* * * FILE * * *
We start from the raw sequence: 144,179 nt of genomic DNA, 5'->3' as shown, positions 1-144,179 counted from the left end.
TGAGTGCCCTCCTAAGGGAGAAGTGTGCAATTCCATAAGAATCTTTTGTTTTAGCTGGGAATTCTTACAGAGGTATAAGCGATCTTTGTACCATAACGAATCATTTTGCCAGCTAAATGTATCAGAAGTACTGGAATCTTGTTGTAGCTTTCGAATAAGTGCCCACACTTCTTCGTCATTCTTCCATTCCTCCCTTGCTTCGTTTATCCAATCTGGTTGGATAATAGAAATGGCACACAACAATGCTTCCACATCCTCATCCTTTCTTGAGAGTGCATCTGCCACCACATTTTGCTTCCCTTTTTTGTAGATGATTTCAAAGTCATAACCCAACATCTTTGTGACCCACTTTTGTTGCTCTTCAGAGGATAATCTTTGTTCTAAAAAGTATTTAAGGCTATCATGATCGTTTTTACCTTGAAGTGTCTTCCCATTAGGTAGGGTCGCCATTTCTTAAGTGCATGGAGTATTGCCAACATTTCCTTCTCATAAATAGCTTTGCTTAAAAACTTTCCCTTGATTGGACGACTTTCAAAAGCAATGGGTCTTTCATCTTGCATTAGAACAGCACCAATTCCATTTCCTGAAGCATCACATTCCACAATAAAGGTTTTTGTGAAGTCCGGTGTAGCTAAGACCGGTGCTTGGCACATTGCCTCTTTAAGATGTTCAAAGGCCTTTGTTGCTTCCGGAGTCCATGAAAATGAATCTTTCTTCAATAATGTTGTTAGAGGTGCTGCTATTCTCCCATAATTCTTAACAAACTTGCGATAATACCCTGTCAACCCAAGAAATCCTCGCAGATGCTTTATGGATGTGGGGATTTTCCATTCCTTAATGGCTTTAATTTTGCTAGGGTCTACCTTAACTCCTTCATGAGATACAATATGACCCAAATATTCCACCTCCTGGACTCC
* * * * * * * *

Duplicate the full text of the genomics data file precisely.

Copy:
We start from the raw sequence: 144,179 nt of genomic DNA, 5'->3' as shown, positions 1-144,179 counted from the left end.
TGAGTGCCCTCCTAAGGGAGAAGTGTGCAATTCCATAAGAATCTTTTGTTTTAGCTGGGAATTCTTACAGAGGTATAAGCGATCTTTGTACCATAACGAATCATTTTGCCAGCTAAATGTATCAGAAGTACTGGAATCTTGTTGTAGCTTTCGAATAAGTGCCCACACTTCTTCGTCATTCTTCCATTCCTCCCTTGCTTCGTTTATCCAATCTGGTTGGATAATAGAAATGGCACACAACAATGCTTCCACATCCTCATCCTTTCTTGAGAGTGCATCTGCCACCACATTTTGCTTCCCTTTTTTGTAGATGATTTCAAAGTCATAACCCAACATCTTTGTGACCCACTTTTGTTGCTCTTCAGAGGATAATCTTTGTTCTAAAAAGTATTTAAGGCTATCATGATCGTTTTTACCTTGAAGTGTCTTCCCATTAGGTAGGGTCGCCATTTCTTAAGTGCATGGAGTATTGCCAACATTTCCTTCTCATAAATAGCTTTGCTTAAAAACTTTCCCTTGATTGGACGACTTTCAAAAGCAATGGGTCTTTCATCTTGCATTAGAACAGCACCAATTCCATTTCCTGAAGCATCACATTCCACAATAAAGGTTTTTGTGAAGTCCGGTGTAGCTAAGACCGGTGCTTGGCACATTGCCTCTTTAAGATGTTCAAAGGCCTTTGTTGCTTCCGGAGTCCATGAAAATGAATCTTTCTTCAATAATGTTGTTAGAGGTGCTGCTATTCTCCCATAATTCTTAACAAACTTGCGATAATACCCTGTCAACCCAAGAAATCCTCGCAGATGCTTTATGGATGTGGGGATTTTCCATTCCTTAATGGCTTTAATTTTGCTAGGGTCTACCTTAACTCCTTCATGAGATACAATATGACCCAAATATTCCACCTCCTGGACTCC